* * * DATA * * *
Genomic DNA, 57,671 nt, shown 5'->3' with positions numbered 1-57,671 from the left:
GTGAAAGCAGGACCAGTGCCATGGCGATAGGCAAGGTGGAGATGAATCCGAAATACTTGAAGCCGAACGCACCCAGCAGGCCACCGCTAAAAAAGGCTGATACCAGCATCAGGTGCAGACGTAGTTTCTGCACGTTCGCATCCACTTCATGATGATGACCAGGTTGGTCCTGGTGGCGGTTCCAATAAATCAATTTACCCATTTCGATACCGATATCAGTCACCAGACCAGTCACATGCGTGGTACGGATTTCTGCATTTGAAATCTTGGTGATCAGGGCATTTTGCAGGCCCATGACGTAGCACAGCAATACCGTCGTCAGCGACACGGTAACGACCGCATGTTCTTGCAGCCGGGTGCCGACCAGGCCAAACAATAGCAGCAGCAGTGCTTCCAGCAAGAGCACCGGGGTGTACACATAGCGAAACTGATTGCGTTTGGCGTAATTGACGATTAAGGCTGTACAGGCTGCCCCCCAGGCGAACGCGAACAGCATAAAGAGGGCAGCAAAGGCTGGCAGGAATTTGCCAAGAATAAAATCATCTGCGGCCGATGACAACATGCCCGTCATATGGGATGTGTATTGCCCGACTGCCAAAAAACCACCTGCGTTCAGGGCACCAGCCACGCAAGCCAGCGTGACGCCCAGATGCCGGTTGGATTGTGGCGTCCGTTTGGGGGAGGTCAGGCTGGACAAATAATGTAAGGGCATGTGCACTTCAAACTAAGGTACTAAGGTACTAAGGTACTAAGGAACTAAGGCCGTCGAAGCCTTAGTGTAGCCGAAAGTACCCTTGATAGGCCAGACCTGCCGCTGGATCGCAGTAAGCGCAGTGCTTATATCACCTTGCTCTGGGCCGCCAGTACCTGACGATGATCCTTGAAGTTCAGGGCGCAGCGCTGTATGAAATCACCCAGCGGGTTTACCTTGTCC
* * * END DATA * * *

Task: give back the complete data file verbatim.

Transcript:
Genomic DNA, 57,671 nt, shown 5'->3' with positions numbered 1-57,671 from the left:
GTGAAAGCAGGACCAGTGCCATGGCGATAGGCAAGGTGGAGATGAATCCGAAATACTTGAAGCCGAACGCACCCAGCAGGCCACCGCTAAAAAAGGCTGATACCAGCATCAGGTGCAGACGTAGTTTCTGCACGTTCGCATCCACTTCATGATGATGACCAGGTTGGTCCTGGTGGCGGTTCCAATAAATCAATTTACCCATTTCGATACCGATATCAGTCACCAGACCAGTCACATGCGTGGTACGGATTTCTGCATTTGAAATCTTGGTGATCAGGGCATTTTGCAGGCCCATGACGTAGCACAGCAATACCGTCGTCAGCGACACGGTAACGACCGCATGTTCTTGCAGCCGGGTGCCGACCAGGCCAAACAATAGCAGCAGCAGTGCTTCCAGCAAGAGCACCGGGGTGTACACATAGCGAAACTGATTGCGTTTGGCGTAATTGACGATTAAGGCTGTACAGGCTGCCCCCCAGGCGAACGCGAACAGCATAAAGAGGGCAGCAAAGGCTGGCAGGAATTTGCCAAGAATAAAATCATCTGCGGCCGATGACAACATGCCCGTCATATGGGATGTGTATTGCCCGACTGCCAAAAAACCACCTGCGTTCAGGGCACCAGCCACGCAAGCCAGCGTGACGCCCAGATGCCGGTTGGATTGTGGCGTCCGTTTGGGGGAGGTCAGGCTGGACAAATAATGTAAGGGCATGTGCACTTCAAACTAAGGTACTAAGGTACTAAGGTACTAAGGAACTAAGGCCGTCGAAGCCTTAGTGTAGCCGAAAGTACCCTTGATAGGCCAGACCTGCCGCTGGATCGCAGTAAGCGCAGTGCTTATATCACCTTGCTCTGGGCCGCCAGTACCTGACGATGATCCTTGAAGTTCAGGGCGCAGCGCTGTATGAAATCACCCAGCGGGTTTACCTTGTCC